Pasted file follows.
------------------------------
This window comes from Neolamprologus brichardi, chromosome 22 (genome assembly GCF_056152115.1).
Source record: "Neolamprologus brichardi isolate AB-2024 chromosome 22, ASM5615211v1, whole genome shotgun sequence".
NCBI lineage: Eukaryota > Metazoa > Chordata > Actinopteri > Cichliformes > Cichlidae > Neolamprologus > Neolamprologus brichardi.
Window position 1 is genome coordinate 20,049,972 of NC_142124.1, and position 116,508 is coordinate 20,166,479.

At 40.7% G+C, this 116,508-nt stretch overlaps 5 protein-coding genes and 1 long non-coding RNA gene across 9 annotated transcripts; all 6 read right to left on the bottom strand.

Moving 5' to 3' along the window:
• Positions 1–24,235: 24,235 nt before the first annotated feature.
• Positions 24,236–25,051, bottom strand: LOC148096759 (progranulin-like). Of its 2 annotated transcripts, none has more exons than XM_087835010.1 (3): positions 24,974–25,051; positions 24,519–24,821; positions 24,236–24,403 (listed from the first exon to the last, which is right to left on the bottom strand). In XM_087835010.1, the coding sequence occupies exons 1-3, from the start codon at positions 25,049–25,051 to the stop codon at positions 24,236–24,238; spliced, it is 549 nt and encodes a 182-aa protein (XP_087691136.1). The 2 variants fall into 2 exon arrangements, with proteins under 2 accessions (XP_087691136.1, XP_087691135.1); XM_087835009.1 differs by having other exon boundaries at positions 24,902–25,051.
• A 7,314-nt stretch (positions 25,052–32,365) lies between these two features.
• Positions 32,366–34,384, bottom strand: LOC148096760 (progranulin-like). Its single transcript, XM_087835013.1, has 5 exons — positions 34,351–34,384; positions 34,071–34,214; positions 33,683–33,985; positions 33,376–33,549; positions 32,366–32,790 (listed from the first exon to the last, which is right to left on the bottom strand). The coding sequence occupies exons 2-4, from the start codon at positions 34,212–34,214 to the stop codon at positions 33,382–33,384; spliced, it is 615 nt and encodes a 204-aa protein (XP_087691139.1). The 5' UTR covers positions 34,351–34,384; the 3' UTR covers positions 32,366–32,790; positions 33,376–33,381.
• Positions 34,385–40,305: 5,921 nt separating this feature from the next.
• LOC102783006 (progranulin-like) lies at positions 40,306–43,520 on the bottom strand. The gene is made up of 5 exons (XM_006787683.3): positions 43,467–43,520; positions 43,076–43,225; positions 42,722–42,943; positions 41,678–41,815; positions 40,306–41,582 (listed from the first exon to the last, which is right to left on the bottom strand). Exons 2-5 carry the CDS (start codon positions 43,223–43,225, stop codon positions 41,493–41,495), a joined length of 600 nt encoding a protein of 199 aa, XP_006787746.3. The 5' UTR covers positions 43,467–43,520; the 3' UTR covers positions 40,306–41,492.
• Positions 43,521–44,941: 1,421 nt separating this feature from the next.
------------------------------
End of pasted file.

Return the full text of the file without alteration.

This window comes from Neolamprologus brichardi, chromosome 22 (genome assembly GCF_056152115.1).
Source record: "Neolamprologus brichardi isolate AB-2024 chromosome 22, ASM5615211v1, whole genome shotgun sequence".
NCBI lineage: Eukaryota > Metazoa > Chordata > Actinopteri > Cichliformes > Cichlidae > Neolamprologus > Neolamprologus brichardi.
Window position 1 is genome coordinate 20,049,972 of NC_142124.1, and position 116,508 is coordinate 20,166,479.

At 40.7% G+C, this 116,508-nt stretch overlaps 5 protein-coding genes and 1 long non-coding RNA gene across 9 annotated transcripts; all 6 read right to left on the bottom strand.

Moving 5' to 3' along the window:
• Positions 1–24,235: 24,235 nt before the first annotated feature.
• Positions 24,236–25,051, bottom strand: LOC148096759 (progranulin-like). Of its 2 annotated transcripts, none has more exons than XM_087835010.1 (3): positions 24,974–25,051; positions 24,519–24,821; positions 24,236–24,403 (listed from the first exon to the last, which is right to left on the bottom strand). In XM_087835010.1, the coding sequence occupies exons 1-3, from the start codon at positions 25,049–25,051 to the stop codon at positions 24,236–24,238; spliced, it is 549 nt and encodes a 182-aa protein (XP_087691136.1). The 2 variants fall into 2 exon arrangements, with proteins under 2 accessions (XP_087691136.1, XP_087691135.1); XM_087835009.1 differs by having other exon boundaries at positions 24,902–25,051.
• A 7,314-nt stretch (positions 25,052–32,365) lies between these two features.
• Positions 32,366–34,384, bottom strand: LOC148096760 (progranulin-like). Its single transcript, XM_087835013.1, has 5 exons — positions 34,351–34,384; positions 34,071–34,214; positions 33,683–33,985; positions 33,376–33,549; positions 32,366–32,790 (listed from the first exon to the last, which is right to left on the bottom strand). The coding sequence occupies exons 2-4, from the start codon at positions 34,212–34,214 to the stop codon at positions 33,382–33,384; spliced, it is 615 nt and encodes a 204-aa protein (XP_087691139.1). The 5' UTR covers positions 34,351–34,384; the 3' UTR covers positions 32,366–32,790; positions 33,376–33,381.
• Positions 34,385–40,305: 5,921 nt separating this feature from the next.
• LOC102783006 (progranulin-like) lies at positions 40,306–43,520 on the bottom strand. The gene is made up of 5 exons (XM_006787683.3): positions 43,467–43,520; positions 43,076–43,225; positions 42,722–42,943; positions 41,678–41,815; positions 40,306–41,582 (listed from the first exon to the last, which is right to left on the bottom strand). Exons 2-5 carry the CDS (start codon positions 43,223–43,225, stop codon positions 41,493–41,495), a joined length of 600 nt encoding a protein of 199 aa, XP_006787746.3. The 5' UTR covers positions 43,467–43,520; the 3' UTR covers positions 40,306–41,492.
• Positions 43,521–44,941: 1,421 nt separating this feature from the next.